While I personally disapprove of Aisha Buhari’s public criticism of her husband, his reaction to the situation as someone who is much older (and supposedly wiser) and holds a far more important position than his wife leaves plenty to be desired. And to make matters worse, he has refused to admit his mistake, insisting that he meant what he said. Nevertheless, President Buhari and his leading lady will be fine. They have been married for 27 years and I’d like to believe it’s fairly safe to assume they understand each other well enough to weather this embarrassing public spat.
The effect of Buhari’s words on the rest of us, especially young men and women who are new in marriage or planning to get married is what worries me.
It makes little sense that in 2016 we still have to debate who really belongs in the kitchen. But, that’s obviously where we have found ourselves. And considering that this issue has been controversial over time, particularly on social media, it only means it won’t go away until it is properly addressed. While most of our parents and grandparents believe the kitchen is strictly the purview of the woman, that notion or way of life is increasingly becoming a thing of the past. And for good reason too.
Nowadays, things are far tougher than they used to be many years ago. Even when a couple have a means of livelihood, sustaining the home financially remains a day-to-day struggle for them. The current economic recession hasn’t helped matters either. More than ever before every kobo counts to majority of the populace who are striving to keep their heads above water. Far gone are the days when the man takes up paid employment or runs a business to cater to the home solely, while the woman concentrates on house-keeping which of course includes the preparation of meals. These days, more and more women hold executive positions in their places of work because they have to contribute to the upkeep of the home.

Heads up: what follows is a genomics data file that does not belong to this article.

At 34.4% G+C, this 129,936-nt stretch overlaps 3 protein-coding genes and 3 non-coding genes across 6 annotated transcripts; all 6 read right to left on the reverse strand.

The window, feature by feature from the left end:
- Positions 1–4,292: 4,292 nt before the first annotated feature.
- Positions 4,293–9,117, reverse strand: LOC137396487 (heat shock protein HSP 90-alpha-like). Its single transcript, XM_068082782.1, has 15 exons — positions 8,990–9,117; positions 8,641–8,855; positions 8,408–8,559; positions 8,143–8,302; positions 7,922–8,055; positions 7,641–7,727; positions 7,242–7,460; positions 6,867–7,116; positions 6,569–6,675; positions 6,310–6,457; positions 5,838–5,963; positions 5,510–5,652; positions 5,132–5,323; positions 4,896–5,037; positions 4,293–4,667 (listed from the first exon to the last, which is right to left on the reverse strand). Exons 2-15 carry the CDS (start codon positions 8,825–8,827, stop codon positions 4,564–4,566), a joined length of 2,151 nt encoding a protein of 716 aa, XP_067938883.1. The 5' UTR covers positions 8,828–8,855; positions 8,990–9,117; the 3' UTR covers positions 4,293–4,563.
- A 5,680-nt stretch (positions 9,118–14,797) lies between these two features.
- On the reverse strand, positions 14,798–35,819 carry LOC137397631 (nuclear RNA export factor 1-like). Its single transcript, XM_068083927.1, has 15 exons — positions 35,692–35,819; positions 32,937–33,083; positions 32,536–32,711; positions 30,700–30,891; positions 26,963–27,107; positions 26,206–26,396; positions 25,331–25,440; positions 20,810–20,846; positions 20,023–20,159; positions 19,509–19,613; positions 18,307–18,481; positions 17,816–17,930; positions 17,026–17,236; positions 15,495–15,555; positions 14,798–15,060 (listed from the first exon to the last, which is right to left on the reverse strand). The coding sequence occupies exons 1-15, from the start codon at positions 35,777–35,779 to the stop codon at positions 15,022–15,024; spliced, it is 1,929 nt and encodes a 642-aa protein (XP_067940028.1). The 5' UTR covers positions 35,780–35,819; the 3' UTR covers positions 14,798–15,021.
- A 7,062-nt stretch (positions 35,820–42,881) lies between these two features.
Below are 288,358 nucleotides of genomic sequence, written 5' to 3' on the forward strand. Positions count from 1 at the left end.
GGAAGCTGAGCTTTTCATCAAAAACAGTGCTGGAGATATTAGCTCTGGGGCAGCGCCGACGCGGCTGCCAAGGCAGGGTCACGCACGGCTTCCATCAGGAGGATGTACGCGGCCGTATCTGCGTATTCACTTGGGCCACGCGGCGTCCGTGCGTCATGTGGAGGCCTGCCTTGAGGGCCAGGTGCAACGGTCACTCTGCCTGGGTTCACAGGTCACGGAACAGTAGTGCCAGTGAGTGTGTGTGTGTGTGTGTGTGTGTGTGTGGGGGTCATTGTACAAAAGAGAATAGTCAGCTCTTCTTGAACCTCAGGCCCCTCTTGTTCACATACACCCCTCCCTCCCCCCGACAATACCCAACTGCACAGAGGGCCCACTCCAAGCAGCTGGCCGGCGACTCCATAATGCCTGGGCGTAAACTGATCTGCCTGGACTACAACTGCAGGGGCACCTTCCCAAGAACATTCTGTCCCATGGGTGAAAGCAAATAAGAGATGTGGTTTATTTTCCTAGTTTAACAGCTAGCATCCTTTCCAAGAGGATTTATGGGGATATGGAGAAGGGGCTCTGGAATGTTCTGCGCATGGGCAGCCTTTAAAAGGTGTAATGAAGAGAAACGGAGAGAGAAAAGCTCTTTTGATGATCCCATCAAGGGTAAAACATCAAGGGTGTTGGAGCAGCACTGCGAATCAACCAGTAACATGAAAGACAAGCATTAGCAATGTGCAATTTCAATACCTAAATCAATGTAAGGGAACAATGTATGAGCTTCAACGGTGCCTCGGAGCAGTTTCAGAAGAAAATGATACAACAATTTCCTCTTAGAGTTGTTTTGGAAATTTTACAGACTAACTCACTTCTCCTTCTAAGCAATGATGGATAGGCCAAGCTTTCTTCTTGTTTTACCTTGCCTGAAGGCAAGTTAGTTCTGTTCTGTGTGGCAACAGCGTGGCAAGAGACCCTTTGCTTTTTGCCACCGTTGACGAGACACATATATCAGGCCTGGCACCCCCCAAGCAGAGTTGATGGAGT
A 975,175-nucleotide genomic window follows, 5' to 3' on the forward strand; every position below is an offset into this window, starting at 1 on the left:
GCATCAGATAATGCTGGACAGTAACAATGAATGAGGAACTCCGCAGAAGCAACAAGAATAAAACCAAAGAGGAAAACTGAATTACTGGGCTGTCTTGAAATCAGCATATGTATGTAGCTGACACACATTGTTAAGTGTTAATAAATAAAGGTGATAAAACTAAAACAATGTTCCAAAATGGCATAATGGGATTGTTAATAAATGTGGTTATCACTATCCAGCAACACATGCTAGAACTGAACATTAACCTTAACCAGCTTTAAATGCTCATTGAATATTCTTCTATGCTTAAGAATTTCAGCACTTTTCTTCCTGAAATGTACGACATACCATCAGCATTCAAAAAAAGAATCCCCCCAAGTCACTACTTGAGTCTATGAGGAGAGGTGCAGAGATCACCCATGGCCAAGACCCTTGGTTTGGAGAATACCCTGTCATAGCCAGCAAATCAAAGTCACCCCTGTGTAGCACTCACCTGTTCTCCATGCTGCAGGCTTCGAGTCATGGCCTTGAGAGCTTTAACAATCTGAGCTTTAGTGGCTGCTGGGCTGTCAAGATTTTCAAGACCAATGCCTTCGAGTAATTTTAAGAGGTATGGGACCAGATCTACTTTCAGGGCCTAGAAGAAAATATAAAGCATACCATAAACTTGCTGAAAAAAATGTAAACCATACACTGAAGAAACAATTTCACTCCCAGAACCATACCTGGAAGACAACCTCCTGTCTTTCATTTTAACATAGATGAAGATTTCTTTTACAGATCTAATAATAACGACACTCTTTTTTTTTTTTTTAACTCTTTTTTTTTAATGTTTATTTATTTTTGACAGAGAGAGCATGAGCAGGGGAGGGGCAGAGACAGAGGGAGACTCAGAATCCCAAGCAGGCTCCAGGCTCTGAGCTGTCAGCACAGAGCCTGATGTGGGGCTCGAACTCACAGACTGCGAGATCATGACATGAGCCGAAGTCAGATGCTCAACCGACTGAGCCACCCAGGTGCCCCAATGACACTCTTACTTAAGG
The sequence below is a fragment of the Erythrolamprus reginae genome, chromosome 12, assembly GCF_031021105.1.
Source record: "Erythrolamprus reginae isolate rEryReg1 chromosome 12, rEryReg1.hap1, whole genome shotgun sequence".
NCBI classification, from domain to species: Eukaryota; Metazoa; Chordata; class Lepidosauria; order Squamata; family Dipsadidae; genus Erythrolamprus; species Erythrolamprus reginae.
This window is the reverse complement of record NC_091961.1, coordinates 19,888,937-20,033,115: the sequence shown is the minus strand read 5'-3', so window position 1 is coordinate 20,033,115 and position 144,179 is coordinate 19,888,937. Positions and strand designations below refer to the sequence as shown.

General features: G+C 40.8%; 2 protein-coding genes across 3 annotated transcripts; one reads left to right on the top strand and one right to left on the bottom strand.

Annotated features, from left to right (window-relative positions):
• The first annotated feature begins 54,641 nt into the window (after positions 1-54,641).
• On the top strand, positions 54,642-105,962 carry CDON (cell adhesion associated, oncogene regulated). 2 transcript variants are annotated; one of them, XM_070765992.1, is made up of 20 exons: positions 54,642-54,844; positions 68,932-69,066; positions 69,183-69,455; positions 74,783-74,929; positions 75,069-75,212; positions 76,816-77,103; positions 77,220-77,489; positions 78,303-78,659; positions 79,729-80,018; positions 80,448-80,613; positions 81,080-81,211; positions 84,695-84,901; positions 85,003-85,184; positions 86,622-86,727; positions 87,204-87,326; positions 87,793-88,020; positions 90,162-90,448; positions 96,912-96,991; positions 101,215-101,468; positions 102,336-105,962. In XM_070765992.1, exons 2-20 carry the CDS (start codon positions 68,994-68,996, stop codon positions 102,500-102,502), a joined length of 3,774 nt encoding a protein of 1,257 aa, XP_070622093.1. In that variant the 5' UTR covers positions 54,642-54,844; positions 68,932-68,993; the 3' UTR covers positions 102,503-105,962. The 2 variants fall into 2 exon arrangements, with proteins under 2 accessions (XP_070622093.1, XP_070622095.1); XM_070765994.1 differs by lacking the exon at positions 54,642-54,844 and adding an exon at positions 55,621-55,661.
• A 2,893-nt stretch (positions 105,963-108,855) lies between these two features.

It’s not even uncommon to find women as breadwinners in many homes, no thanks to job losses and the economic downturn. This invariably means that the dynamics of the home has changed. It then begs the question, if the woman can contribute financially to the sustenance of the home, what stops the man from taking up a task as mundane as cooking sometimes?
Even before the Buhari’s “Kitchengate” happened, the issue of cooking has always generated plenty of debate on and off social media. To cut to the chase – anyone who has the ability to be hungry belongs in the kitchen. At the risk of contradicting myself, as much as cooking may be seen as an ordinary task which doesn’t rank close to life saving vocations like discovering the cure for cancer, it’s also important. As important as life itself because it has to do food which no one can do without.
Again, apart from the fact that a relationship should be a partnership of equals who respect and value each other, to depend solely on another for one’s survival is foolhardy. It’s the reason women in particular have a duty to teach their sons how to cook. It’s pertinent if we must ensure that the next generation of young men never ever grow up with the archaic mentality that they have no business in the kitchen. It’s not enough to huff and puff on Facebook and Twitter, and scream marginalization.
Bottom line is, no particular gender belongs in the kitchen, and both genders belong in the kitchen.
Did someone just ask who belongs in the other room? I’ll get back to you on that when I consult with Mr President.